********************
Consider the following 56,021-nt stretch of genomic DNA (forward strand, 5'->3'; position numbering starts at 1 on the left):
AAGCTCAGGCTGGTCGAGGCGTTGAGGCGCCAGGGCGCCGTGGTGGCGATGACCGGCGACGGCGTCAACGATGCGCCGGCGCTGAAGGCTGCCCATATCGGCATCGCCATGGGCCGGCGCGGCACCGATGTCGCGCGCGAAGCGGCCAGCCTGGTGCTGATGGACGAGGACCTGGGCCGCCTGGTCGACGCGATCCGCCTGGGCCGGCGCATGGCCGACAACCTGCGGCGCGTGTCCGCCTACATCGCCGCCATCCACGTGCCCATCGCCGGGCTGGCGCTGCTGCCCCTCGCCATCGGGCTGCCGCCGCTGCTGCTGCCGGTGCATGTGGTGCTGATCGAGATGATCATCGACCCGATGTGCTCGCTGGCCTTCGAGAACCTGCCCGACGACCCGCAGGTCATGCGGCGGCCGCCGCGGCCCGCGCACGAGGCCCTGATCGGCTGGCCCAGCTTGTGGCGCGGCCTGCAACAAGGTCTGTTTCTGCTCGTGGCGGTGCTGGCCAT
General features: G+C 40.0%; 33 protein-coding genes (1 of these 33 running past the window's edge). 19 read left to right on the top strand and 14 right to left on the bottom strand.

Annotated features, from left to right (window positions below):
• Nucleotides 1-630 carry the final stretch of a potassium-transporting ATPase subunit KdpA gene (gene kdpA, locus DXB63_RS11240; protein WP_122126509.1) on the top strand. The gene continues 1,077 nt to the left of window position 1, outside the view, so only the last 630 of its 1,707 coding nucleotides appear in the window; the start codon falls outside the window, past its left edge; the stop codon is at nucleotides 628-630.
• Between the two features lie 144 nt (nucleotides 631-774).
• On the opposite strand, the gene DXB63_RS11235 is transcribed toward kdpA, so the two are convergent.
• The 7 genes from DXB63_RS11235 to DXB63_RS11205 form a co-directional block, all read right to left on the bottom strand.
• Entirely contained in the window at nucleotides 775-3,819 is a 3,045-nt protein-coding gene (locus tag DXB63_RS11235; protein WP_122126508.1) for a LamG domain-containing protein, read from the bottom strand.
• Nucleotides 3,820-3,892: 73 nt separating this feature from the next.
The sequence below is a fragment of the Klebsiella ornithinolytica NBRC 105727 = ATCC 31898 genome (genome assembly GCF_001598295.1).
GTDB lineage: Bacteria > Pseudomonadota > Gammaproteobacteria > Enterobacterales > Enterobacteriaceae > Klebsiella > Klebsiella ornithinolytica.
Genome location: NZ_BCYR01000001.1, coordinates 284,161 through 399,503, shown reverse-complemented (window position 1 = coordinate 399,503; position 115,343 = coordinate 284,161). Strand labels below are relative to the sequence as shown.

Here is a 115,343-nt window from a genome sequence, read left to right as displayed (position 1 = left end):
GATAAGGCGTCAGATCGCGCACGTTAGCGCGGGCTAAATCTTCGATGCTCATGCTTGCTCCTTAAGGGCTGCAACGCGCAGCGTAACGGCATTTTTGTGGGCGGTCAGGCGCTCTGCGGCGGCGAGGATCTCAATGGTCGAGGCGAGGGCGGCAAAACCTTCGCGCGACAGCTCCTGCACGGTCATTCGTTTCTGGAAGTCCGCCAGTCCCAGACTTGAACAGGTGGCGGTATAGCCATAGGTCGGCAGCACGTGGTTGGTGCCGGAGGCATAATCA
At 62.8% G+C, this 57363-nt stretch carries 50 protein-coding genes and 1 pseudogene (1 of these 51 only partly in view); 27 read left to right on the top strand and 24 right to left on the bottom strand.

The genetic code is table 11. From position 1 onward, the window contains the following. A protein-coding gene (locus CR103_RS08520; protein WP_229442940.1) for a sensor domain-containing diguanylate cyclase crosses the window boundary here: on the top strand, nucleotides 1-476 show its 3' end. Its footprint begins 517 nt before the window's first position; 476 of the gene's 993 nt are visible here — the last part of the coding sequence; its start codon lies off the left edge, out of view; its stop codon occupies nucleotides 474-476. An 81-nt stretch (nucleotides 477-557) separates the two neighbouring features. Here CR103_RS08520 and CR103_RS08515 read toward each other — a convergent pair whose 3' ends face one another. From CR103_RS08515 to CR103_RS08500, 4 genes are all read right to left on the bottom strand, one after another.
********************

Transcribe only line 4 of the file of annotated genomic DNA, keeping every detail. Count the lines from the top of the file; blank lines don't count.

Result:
Annotated features, from left to right (window positions below):